Generalization of the Moyal bracket for quantum systems with second-class constraints involves an operation on equivalence classes of functions in phase space,[9] which can be considered as a quantum deformation of the Dirac bracket.

## Sine bracket and cosine bracket

Next to the sine bracket discussed, Groenewold further introduced[3] the cosine bracket, elaborated by Baker,[6][10]

{\displaystyle {\begin{aligned}\{\{\{f,g\}\}\}&{\stackrel {\mathrm {def} }{=}}\ {\tfrac {1}{2}}(f\star g+g\star f)=fg+O(\hbar ^{2}).\\\end{aligned}}}

Here, again, is the star-product operator in phase space, f and g are differentiable phase-space functions, and f g is the ordinary product.

The sine and cosine brackets are, respectively, the results of antisymmetrizing and symmetrizing the star product. Thus, as the sine bracket is the Wigner map of the commutator, the cosine bracket is the Wigner image of the anticommutator in standard quantum mechanics. Similarly, as the Moyal bracket equals the Poisson bracket up to higher orders of ħ, the cosine bracket equals the ordinary product up to higher orders of ħ. In the classical limit, the Moyal bracket helps reduction to the Liouville equation (formulated in terms of the Poisson bracket), as the cosine bracket leads to the classical Hamilton–Jacobi equation.[11]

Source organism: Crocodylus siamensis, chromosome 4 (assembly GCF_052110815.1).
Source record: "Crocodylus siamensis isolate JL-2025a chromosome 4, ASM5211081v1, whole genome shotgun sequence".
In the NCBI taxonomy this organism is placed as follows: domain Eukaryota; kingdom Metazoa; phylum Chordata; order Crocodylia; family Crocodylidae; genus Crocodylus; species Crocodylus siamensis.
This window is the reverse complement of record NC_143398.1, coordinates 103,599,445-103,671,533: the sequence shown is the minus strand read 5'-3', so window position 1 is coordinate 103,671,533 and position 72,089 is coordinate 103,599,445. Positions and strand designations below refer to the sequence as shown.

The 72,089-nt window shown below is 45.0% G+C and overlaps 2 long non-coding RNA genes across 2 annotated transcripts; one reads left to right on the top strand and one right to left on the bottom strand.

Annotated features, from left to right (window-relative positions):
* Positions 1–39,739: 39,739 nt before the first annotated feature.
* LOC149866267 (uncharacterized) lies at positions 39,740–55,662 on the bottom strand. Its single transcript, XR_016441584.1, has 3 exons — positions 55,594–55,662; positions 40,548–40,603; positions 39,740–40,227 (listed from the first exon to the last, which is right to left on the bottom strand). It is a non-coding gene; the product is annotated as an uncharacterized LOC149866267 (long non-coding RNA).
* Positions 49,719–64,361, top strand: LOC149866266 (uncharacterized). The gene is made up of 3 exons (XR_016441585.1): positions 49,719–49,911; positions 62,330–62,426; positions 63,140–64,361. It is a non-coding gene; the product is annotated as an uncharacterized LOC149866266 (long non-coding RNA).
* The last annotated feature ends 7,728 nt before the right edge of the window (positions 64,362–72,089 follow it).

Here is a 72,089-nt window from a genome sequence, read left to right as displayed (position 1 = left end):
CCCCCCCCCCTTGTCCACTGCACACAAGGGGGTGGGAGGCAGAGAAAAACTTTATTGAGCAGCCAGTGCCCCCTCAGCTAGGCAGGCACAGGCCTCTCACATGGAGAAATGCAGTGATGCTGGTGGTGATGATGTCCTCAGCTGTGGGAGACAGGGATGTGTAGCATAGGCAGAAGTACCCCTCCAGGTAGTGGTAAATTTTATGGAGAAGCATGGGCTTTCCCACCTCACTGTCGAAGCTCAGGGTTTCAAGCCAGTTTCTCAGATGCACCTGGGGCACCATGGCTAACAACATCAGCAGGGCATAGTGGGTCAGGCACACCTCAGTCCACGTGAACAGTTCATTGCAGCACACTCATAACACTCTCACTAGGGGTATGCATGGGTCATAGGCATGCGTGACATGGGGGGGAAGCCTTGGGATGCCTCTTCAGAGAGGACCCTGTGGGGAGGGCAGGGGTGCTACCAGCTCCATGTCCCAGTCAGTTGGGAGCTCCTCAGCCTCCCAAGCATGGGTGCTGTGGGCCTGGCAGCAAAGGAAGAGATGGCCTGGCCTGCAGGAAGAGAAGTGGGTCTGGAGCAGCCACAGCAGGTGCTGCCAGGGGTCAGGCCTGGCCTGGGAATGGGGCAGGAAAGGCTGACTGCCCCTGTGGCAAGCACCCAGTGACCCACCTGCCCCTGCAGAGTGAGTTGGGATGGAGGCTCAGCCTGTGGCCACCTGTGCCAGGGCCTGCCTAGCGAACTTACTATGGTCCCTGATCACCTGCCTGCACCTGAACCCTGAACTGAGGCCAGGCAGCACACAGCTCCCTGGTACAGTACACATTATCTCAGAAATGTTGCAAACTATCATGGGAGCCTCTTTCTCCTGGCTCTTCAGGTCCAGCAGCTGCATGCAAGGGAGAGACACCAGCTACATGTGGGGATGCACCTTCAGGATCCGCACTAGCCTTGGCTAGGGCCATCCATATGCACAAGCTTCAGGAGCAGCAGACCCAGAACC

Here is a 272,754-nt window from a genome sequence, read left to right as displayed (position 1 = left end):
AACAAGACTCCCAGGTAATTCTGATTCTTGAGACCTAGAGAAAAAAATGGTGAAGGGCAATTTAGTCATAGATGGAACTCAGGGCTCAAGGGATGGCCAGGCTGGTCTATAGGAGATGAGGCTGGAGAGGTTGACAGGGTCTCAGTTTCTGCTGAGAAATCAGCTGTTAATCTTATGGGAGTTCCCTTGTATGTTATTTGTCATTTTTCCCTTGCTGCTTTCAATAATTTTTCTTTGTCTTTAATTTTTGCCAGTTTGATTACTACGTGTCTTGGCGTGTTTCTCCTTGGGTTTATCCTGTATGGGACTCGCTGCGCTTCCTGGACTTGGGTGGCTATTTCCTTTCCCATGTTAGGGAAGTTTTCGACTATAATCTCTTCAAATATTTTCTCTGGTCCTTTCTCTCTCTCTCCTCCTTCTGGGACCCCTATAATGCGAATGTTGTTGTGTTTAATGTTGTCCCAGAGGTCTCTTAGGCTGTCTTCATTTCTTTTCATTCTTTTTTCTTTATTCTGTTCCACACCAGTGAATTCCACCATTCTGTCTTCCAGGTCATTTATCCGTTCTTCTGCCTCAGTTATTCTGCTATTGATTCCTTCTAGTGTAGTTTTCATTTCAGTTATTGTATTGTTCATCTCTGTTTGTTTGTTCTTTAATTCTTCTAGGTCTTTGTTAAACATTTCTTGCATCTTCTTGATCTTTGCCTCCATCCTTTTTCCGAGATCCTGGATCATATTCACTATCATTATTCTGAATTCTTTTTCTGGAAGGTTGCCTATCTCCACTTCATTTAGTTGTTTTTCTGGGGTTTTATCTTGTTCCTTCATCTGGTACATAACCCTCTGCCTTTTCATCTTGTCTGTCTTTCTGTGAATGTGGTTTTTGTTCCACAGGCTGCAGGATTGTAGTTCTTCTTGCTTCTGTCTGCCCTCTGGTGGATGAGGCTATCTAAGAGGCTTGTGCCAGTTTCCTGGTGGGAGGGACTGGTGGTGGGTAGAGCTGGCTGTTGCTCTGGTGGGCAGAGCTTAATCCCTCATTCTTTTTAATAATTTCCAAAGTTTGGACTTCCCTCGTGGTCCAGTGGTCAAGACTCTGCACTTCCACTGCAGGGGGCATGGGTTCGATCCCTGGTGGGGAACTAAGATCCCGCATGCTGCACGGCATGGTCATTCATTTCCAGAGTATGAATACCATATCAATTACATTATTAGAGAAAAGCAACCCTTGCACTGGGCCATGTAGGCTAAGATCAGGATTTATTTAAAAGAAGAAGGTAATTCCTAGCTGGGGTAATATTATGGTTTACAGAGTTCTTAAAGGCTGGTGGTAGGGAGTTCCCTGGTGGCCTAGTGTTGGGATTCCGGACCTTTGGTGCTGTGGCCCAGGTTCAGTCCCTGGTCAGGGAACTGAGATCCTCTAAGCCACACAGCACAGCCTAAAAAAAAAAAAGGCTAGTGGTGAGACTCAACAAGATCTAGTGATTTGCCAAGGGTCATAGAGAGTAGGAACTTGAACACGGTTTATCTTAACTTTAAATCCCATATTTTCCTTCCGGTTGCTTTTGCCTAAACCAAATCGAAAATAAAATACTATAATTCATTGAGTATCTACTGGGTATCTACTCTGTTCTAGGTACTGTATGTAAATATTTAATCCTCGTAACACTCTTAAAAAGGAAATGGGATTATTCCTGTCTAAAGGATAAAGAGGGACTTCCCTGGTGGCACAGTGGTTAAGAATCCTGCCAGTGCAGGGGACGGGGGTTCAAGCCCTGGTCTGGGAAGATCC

The sine and cosine bracket also stand in relation to equations of a purely algebraic description of quantum mechanics.[11][12]

## References

1. ^ Moyal, J. E.; Bartlett, M. S. (1949). "Quantum mechanics as a statistical theory". Mathematical Proceedings of the Cambridge Philosophical Society. 45: 99. Bibcode:1949PCPS...45...99M. doi:10.1017/S0305004100000487.
2. ^ "Maverick Mathematician: The Life and Science of J.E. Moyal (Chap. 3: Battle With A Legend)". Retrieved 2010-05-02.